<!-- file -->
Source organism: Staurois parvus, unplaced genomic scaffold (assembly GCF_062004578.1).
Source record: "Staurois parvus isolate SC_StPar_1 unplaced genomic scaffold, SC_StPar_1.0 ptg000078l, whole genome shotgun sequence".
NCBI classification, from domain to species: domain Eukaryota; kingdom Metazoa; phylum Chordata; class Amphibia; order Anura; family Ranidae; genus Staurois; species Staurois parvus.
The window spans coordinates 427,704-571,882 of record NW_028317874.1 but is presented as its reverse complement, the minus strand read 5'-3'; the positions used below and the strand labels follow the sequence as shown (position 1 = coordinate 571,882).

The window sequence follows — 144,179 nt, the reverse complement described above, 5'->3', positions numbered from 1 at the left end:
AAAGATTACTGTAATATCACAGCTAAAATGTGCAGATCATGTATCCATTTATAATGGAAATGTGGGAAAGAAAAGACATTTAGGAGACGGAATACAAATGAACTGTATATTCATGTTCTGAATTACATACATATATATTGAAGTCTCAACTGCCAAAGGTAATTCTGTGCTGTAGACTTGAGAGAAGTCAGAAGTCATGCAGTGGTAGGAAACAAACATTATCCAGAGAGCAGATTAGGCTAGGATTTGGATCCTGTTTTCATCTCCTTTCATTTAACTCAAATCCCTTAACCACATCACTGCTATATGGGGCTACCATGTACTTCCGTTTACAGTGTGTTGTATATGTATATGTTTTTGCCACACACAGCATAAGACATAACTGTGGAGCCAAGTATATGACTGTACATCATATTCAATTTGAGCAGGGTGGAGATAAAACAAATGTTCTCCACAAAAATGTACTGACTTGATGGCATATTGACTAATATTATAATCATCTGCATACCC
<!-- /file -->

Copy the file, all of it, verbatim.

Source organism: Staurois parvus, unplaced genomic scaffold (assembly GCF_062004578.1).
Source record: "Staurois parvus isolate SC_StPar_1 unplaced genomic scaffold, SC_StPar_1.0 ptg000078l, whole genome shotgun sequence".
NCBI classification, from domain to species: domain Eukaryota; kingdom Metazoa; phylum Chordata; class Amphibia; order Anura; family Ranidae; genus Staurois; species Staurois parvus.
The window spans coordinates 427,704-571,882 of record NW_028317874.1 but is presented as its reverse complement, the minus strand read 5'-3'; the positions used below and the strand labels follow the sequence as shown (position 1 = coordinate 571,882).

The window sequence follows — 144,179 nt, the reverse complement described above, 5'->3', positions numbered from 1 at the left end:
AAAGATTACTGTAATATCACAGCTAAAATGTGCAGATCATGTATCCATTTATAATGGAAATGTGGGAAAGAAAAGACATTTAGGAGACGGAATACAAATGAACTGTATATTCATGTTCTGAATTACATACATATATATTGAAGTCTCAACTGCCAAAGGTAATTCTGTGCTGTAGACTTGAGAGAAGTCAGAAGTCATGCAGTGGTAGGAAACAAACATTATCCAGAGAGCAGATTAGGCTAGGATTTGGATCCTGTTTTCATCTCCTTTCATTTAACTCAAATCCCTTAACCACATCACTGCTATATGGGGCTACCATGTACTTCCGTTTACAGTGTGTTGTATATGTATATGTTTTTGCCACACACAGCATAAGACATAACTGTGGAGCCAAGTATATGACTGTACATCATATTCAATTTGAGCAGGGTGGAGATAAAACAAATGTTCTCCACAAAAATGTACTGACTTGATGGCATATTGACTAATATTATAATCATCTGCATACCC